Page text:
Independent guarantees n Effects in the internal relationship between applicant/principal and guarantor: - Contract Independent guarantees n Effects in the internal relationship between applicant/principal and guarantor: - Contract between applicant/principal and beneficiary determines which guarantee the guarantor will issue (useful checklist in art. 8); duty of bank to inform/advice applicant/principal before that is determined Duty of guarantor to inform applicant/principal in case of demand (art. 16 and 22 URDG) Duty of reasonable care in examination of the demand (art. 19 URDG) No extension of term ( « extend or pay » ) without consent of the applicant/principal (art. 23) After payment: recourse against the applicant/principal (under Belgian law traditionally no subrogation) - 46

Independent guarantees Complex guarantees, esp. with counter-guarantee: - bank of the applicant/principal issues a Independent guarantees Complex guarantees, esp. with counter-guarantee: - bank of the applicant/principal issues a guarantee in favour of the bank of the beneficiary (corresponding bank); - corresponding bank issues a guarantee in favour of beneficiary. First guarantee is a « counter-guarantee » . - guarantee and counter-guarantee are independent from each other (art. 5) n n Possibility of an advising bank (on the side of the beneficiary) (art. 10 URDG) 47

Independent guarantees n - Refusal c. q prohibition to pay (stop-payment order) is possible Independent guarantees n - Refusal c. q prohibition to pay (stop-payment order) is possible in the following situations: Guarantee conditions not fulfilled Underlying contract (valuta relationship) manifestly contrary to the (international) public order Manifest fraud Manifest abuse of right. - Fraud is more specifically described in art. 19 Uncitral Convention - Provisional order possible of « highly probable » on the basis of « immediately available strong evidence » (art. 20 Uncitral convention) - Comp. Also DCFR IVG-3: 105. - 48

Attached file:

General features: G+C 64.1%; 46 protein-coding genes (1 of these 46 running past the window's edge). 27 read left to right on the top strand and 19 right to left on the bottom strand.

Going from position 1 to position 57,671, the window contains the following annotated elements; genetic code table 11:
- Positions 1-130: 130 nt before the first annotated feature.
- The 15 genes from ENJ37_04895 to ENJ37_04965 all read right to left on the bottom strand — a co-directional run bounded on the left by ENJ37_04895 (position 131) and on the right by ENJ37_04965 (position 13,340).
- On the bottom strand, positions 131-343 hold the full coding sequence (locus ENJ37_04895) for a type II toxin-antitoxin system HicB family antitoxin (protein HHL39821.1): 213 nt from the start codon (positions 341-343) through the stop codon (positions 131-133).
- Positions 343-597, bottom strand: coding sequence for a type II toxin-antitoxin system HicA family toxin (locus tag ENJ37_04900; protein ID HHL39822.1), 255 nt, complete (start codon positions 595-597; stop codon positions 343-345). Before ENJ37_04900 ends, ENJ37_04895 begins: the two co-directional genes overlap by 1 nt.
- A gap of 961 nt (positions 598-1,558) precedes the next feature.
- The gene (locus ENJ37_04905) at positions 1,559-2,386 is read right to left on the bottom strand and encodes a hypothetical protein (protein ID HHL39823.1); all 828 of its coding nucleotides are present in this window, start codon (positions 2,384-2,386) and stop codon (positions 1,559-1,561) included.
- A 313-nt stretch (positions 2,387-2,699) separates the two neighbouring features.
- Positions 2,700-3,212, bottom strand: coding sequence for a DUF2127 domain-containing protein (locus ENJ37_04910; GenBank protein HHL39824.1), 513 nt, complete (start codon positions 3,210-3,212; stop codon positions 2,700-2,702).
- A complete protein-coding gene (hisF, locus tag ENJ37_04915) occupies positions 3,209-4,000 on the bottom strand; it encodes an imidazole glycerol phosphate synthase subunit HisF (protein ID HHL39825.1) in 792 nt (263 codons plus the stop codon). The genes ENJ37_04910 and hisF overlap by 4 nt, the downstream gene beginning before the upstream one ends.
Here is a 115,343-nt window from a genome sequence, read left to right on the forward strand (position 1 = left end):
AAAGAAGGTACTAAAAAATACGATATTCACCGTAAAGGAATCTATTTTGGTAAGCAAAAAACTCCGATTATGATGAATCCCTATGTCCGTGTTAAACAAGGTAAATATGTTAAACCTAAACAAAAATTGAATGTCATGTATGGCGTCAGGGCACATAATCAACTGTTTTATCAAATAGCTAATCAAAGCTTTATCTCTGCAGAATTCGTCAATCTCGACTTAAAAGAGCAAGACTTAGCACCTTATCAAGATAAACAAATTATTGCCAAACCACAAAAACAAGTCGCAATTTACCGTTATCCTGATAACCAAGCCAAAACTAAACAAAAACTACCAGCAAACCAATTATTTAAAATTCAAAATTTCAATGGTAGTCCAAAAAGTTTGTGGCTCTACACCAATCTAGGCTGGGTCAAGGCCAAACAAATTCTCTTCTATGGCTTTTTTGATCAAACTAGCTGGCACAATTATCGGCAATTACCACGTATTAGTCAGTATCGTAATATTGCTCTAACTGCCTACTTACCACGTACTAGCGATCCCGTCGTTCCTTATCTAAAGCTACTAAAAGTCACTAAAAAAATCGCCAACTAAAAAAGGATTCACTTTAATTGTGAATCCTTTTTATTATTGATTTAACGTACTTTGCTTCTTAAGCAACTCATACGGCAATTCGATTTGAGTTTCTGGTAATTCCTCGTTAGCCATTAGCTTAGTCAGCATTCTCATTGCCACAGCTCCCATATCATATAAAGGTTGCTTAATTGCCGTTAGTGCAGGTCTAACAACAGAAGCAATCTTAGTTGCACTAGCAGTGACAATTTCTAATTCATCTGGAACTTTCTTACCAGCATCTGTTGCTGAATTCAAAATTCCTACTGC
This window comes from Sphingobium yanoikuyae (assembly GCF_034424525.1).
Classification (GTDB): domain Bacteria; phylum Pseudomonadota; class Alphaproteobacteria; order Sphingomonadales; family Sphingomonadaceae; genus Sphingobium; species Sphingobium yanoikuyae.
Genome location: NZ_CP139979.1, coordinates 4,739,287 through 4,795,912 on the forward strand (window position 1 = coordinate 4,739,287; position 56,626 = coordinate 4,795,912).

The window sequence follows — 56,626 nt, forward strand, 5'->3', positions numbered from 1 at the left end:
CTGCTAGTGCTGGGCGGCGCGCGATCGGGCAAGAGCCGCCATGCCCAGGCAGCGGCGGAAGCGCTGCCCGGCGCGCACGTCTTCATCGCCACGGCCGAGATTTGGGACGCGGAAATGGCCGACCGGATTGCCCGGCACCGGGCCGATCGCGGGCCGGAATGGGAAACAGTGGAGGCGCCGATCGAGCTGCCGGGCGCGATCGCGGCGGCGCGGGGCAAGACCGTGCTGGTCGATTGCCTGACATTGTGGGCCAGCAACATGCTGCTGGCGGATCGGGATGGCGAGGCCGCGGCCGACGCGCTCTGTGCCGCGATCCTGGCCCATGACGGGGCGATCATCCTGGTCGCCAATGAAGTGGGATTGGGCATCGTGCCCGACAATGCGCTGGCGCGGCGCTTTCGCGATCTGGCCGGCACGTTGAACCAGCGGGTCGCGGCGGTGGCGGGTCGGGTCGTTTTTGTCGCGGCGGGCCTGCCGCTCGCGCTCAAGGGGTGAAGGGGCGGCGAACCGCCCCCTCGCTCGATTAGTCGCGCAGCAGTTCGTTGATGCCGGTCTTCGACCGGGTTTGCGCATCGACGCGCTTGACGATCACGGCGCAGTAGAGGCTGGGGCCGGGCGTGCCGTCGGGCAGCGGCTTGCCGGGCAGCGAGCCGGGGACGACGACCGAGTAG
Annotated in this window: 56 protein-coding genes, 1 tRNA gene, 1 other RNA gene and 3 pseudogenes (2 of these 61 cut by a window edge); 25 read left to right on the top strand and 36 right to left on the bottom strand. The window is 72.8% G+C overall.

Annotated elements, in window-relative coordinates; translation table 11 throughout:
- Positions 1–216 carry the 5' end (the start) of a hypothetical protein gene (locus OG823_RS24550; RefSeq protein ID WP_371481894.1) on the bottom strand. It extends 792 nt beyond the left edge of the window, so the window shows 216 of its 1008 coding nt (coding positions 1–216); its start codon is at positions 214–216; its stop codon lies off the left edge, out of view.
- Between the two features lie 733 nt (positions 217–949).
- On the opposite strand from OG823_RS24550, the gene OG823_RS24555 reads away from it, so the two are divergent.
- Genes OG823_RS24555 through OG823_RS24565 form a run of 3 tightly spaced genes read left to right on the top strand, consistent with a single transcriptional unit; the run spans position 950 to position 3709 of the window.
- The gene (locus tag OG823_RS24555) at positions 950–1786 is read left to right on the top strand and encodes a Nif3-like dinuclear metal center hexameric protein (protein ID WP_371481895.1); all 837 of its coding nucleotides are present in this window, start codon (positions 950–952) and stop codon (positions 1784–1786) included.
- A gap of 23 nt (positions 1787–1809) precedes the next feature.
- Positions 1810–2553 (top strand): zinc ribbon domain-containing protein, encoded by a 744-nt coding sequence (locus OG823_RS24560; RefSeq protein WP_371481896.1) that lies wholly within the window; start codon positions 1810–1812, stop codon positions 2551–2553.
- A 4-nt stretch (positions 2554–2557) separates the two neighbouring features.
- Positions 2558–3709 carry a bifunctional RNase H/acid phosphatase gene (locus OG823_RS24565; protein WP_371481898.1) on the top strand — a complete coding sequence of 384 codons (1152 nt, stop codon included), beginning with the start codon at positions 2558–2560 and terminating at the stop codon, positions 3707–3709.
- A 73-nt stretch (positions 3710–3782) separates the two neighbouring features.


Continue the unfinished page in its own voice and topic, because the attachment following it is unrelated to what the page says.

Accessory guarantees n E. g. Uniform Rules for Contract Bonds (URCB): Terms used: surety Accessory guarantees n E. g. Uniform Rules for Contract Bonds (URCB): Terms used: surety bond, guarantee (wthout the word ‘demand’). Often a guarantee by an insurer Comparable to suretyship (dependant personal security); the obligation is dependent upon the valuta relationship (between main debtor and creditor). 49

Accessory guarantees 50 Accessory guarantees 50